The latest statistics from the South African Banking Risk Information Centre (Sabric) revealed that South Africa’s banking industry lost R366,8-million in 2013 due to South African-issued credit card fraud – a 22% increase from the previous year. This alarming rise of credit card fraud in South Africa highlights the importance of adherence to international security standards within the payments industry.

This is according to Duncan Ellison at FastNet – South Africa’s leading wireless point of sale (POS) service provider, who says it is imperative that retailers implement security measures to safeguard their clients’ credit card data, as well as to protect their own business revenue streams from fraudulent activity.

Payment Card Industry (PCI) Compliance is the industry standard for information security which stipulates rules and regulations to control and protect cardholders’ information. Created in 2004 by the Payment Card Industry Security Standards Council (PCI SSC), the standard was created to reduce credit card fraud through the exposure of bank cards and the transaction process between the card user and the banks.

Ellison says that retailers who don’t have PCI compliance place themselves at increased risk of losses that could be prevented with adequate fraud protection in place. “No consumer wants to feel that their credit card information could be compromised at any stage. Consumers pay with their cards thinking that they payment will be totally secure, but if the retailer does not have PCI Compliance payment systems in place, their card is passed over communications channels that might allow for the data to be compromised.”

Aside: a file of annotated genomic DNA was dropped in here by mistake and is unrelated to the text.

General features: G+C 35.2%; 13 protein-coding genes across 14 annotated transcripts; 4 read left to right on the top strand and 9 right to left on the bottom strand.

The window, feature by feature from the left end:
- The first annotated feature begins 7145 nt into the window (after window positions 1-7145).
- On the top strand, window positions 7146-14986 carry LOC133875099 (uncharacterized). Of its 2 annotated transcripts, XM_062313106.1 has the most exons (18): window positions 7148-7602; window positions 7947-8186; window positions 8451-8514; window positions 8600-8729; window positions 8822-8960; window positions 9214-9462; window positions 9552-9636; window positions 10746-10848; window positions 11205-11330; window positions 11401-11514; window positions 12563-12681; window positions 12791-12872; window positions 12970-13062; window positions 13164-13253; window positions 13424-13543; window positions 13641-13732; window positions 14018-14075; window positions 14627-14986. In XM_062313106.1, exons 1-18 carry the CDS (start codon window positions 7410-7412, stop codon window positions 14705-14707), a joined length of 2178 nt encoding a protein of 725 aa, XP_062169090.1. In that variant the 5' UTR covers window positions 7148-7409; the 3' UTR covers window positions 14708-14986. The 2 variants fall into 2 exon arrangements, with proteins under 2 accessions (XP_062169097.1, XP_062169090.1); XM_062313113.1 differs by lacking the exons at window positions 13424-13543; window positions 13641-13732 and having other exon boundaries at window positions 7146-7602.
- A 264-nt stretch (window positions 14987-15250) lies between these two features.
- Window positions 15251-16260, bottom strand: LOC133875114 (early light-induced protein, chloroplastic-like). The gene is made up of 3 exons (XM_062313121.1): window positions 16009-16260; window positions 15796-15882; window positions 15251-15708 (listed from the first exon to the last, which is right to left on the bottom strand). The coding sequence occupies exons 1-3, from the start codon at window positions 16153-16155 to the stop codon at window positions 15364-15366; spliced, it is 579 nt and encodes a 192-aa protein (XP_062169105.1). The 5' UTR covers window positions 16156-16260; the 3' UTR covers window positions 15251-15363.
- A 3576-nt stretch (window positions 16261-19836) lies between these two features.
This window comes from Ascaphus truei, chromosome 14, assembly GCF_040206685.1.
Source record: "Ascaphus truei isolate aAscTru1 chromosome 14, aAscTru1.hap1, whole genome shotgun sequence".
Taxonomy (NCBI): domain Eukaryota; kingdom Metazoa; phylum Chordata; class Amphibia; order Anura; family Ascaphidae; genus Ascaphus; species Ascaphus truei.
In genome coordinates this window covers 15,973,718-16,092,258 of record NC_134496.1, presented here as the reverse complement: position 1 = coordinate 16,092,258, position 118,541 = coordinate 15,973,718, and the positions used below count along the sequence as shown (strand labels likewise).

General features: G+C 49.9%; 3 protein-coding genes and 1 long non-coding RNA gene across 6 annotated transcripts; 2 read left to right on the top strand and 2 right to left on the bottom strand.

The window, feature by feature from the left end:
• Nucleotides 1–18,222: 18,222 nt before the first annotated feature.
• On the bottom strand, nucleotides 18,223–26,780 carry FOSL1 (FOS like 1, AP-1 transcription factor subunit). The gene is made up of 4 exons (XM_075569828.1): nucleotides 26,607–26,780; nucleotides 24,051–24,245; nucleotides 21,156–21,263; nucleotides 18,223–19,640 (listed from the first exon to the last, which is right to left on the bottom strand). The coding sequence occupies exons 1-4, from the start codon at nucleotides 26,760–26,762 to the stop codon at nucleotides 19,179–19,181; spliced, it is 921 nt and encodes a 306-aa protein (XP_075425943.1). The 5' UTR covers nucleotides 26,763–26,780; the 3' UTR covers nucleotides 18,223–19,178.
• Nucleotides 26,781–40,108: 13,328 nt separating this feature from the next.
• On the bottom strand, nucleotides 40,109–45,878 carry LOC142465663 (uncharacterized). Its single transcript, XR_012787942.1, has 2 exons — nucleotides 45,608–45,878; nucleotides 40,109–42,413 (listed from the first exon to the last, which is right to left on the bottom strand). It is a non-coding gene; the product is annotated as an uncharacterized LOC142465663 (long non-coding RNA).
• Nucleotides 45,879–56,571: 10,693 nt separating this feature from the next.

Considered one of the largest data breaches in history, Ellison says that the Heartland Systems security breach in 2008/2009 is a prime example of some of the risks consumers and retailers face when using credit and debit cards.
“In this instance, the security breach within its processing system affected an estimated 100 million debit and credit cards and more than 650 financial services companies were compromised. The data stolen included the digital information encoded onto the magnetic stripe built into the backs of credit and debit cards; with that data, thieves can fashion counterfeit credit cards by imprinting the same stolen information onto fabricated cards.”

Ellison says that anywhere where ‘Cardholder Data’ is handled from the checkout operator to the bank has to be considered safe. “In order for retailers to be PCI compliant, they must have positive answers to about 350 questions, as published by the PCI in the current Data Security Standard (DSS). This process involves a multi-week audit across all aspects of the merchant’s business that handles credit cards.”

“Should retailers use network providers, they must ensure that the provider is PCI compliant. By using a PCI compliant network provider, the retailer can safely move transactions from the store to the bank and effectively bypass the 350 DSS questions within the networking audit procedure,” says Ellison.

PCI DSS must be implemented by all organisations that process, store or transmit cardholder data, but formal validation of PCI compliance is not mandatory for all retailers. Smaller merchants are not yet required to explicitly validate compliance with controls prescribed by the PCI; however, these retailers must still implement controls in order to maintain safe transactions, in order to avoid potential liability in the event of fraud.

“PCI compliance is one of the key methods to protect both consumers and retailers alike. It is therefore imperative that more retailers start seeing the value in PCI compliant systems in order to ensure safe card transactions at all times,” concludes Ellison.